PAnelling the ceiling
This one day project spanned 3 days and plans changed everyday. Many people building houses out of school buses don't need to take down the original ceiling and re-insulate because they live in a much warmer climate than we do. We didn't have the luxury of keeping the metal panels already fitted to the ceiling and ideas are limited on the internet. The major website on skoolies that we've consulted during this whole process had post after post about wooden tongue and groove; saying it was the, by far, best option. As budget conscious young people however, tongue and groove was not our first choice because of money alone.
We found some 8X4 sheet 1/8" hardboard that seemed to be able to take the curve when we tested a piece of it. We came up with a plan to cover the ceiling with it that should have installed in just a couple hours and brought home all of the supplies. The full plan is mentioned in the post, Day Eighteen, as well as the details on how we framed the ceiling to fit these panels perfectly. Unfortunately, things don't always go as planned and when we actually went to put the first piece up, it cracked at the curve in the ceiling and the whole plan went down the drain from there. We trouble shot by adding plywood across the curve to lessen the angle, we considered using strips of the panels, and even considered dealing with an ugly uneven, patchy mess, if it meant we could just put something on the ceiling. Truthfully, it was an extremely frustrating and crushing moment to have something we had been building up to for so long, to not be able to happen.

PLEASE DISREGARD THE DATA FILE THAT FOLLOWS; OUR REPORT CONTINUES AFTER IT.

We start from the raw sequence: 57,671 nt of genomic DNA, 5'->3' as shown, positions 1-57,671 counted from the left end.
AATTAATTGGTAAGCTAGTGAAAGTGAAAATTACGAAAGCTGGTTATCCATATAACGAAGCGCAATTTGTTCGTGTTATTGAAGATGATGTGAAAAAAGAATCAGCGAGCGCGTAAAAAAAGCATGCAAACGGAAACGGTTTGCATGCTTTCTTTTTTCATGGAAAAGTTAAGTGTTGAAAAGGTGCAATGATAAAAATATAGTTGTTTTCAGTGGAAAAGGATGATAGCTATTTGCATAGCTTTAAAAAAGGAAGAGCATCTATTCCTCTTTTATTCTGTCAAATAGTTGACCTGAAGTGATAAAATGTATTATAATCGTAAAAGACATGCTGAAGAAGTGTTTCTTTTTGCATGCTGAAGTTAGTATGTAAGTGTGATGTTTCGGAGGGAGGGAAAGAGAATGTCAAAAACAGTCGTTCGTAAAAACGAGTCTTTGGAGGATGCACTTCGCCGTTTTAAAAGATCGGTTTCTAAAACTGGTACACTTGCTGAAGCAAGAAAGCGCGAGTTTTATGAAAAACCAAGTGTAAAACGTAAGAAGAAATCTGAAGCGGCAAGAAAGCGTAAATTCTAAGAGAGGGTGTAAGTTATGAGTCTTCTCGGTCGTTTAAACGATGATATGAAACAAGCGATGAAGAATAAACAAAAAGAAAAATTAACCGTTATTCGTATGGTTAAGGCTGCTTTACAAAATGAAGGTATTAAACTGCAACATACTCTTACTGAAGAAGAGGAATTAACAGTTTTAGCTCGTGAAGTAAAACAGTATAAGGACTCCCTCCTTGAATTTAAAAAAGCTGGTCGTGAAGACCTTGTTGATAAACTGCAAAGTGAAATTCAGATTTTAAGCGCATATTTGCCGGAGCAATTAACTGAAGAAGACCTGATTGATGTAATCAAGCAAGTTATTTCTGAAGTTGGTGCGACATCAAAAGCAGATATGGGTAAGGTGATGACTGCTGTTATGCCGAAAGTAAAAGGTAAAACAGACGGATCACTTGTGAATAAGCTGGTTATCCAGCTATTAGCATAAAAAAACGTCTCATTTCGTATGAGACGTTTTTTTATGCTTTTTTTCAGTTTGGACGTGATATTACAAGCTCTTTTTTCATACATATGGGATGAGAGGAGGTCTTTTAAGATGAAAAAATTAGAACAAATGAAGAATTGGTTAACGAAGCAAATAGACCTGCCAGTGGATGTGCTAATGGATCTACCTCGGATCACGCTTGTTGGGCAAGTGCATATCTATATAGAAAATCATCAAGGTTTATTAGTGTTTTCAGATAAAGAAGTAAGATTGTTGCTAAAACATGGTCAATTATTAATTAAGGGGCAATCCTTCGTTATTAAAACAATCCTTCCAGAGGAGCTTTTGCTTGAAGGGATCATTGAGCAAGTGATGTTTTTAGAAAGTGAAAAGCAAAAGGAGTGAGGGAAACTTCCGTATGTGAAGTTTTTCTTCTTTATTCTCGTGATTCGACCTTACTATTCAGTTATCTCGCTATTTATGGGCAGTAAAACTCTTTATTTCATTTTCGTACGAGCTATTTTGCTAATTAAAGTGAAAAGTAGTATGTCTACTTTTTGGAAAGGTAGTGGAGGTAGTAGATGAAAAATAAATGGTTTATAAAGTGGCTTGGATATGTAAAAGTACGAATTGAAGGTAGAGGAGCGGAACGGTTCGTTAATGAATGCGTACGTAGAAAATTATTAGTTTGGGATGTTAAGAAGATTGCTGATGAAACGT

After a few deep breaths, we were calm enough to make a clear and intelligent decision, we headed into town to check out options and surprised ourselves by bringing back 19 packages of pine tongue and groove as well as some more 1x2s to add to the framing.
To save wood we used 6-11" pieces of 1x2 to go width-wise between most of the length-wise boards attached to the metal frame. As well, we added two more full length-wise sections of framing. With this addition we got enough coverage to attach the tongue and groove and FINALLY began work on the ceiling.